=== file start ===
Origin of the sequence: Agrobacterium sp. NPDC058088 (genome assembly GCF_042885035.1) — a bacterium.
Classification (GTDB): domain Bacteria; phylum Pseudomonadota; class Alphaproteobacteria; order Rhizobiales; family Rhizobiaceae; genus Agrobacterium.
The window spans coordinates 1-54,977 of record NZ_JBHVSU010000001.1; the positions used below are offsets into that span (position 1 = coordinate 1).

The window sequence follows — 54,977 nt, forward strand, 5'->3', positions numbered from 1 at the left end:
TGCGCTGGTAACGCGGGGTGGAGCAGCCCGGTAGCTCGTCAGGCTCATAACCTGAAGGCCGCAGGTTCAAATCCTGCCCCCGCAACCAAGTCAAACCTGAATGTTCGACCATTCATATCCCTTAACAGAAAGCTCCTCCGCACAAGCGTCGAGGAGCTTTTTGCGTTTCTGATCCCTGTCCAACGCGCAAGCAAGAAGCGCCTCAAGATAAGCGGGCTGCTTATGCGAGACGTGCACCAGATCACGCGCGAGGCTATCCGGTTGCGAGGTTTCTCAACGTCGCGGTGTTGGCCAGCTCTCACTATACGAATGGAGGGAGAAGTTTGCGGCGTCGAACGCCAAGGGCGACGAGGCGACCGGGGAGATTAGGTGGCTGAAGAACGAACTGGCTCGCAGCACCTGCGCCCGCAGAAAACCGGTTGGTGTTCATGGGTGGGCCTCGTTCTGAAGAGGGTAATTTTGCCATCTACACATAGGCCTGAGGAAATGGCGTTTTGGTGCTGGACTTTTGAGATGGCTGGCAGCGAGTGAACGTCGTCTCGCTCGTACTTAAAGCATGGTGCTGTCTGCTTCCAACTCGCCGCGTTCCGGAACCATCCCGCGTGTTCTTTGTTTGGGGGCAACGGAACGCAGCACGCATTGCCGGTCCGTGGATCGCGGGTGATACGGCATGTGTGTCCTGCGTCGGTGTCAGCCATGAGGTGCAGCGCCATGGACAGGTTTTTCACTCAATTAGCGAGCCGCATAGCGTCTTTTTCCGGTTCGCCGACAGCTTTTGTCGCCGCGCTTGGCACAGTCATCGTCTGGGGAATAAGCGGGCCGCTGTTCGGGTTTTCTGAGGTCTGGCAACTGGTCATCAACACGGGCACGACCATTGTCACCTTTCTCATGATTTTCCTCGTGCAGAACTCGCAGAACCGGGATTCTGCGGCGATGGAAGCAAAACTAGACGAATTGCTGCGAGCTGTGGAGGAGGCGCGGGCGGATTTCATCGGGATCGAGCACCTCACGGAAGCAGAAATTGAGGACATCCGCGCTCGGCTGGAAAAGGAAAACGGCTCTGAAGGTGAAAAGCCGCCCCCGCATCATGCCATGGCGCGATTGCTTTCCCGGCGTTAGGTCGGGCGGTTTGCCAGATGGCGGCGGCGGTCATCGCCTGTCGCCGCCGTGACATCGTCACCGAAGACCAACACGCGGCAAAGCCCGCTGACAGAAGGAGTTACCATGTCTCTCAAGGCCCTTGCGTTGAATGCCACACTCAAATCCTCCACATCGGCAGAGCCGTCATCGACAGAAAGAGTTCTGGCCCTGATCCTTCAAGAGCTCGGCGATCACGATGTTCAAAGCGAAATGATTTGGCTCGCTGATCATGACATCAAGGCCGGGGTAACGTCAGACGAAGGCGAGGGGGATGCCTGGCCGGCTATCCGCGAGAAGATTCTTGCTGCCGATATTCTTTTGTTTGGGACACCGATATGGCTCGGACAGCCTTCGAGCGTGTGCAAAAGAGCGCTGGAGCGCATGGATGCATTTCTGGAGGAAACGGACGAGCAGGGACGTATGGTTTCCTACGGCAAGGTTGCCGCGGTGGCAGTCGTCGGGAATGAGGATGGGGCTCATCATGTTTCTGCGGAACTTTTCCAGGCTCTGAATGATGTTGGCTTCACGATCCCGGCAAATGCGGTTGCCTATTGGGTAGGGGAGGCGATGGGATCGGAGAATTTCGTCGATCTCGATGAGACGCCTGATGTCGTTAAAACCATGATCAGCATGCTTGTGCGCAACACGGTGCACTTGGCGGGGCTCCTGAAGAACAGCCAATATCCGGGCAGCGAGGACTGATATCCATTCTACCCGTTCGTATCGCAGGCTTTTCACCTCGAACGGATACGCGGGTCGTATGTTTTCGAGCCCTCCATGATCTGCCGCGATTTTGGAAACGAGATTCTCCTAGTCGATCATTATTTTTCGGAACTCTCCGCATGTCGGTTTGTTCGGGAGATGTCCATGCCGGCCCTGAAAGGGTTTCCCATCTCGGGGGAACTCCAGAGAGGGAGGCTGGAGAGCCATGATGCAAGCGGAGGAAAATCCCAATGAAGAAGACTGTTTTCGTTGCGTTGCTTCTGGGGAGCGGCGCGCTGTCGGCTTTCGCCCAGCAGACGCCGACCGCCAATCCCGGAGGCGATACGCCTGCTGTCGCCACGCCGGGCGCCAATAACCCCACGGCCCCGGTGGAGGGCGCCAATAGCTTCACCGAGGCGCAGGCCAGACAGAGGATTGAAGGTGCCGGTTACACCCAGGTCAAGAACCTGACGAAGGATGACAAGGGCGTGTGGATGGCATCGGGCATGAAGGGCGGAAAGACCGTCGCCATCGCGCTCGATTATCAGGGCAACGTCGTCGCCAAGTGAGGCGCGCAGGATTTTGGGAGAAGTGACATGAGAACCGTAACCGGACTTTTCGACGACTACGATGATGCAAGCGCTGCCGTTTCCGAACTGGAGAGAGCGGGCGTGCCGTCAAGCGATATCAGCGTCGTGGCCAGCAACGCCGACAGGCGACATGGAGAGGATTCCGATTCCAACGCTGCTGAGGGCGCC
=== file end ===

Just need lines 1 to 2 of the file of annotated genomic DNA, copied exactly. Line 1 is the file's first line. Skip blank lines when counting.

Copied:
Origin of the sequence: Agrobacterium sp. NPDC058088 (genome assembly GCF_042885035.1) — a bacterium.
Classification (GTDB): domain Bacteria; phylum Pseudomonadota; class Alphaproteobacteria; order Rhizobiales; family Rhizobiaceae; genus Agrobacterium.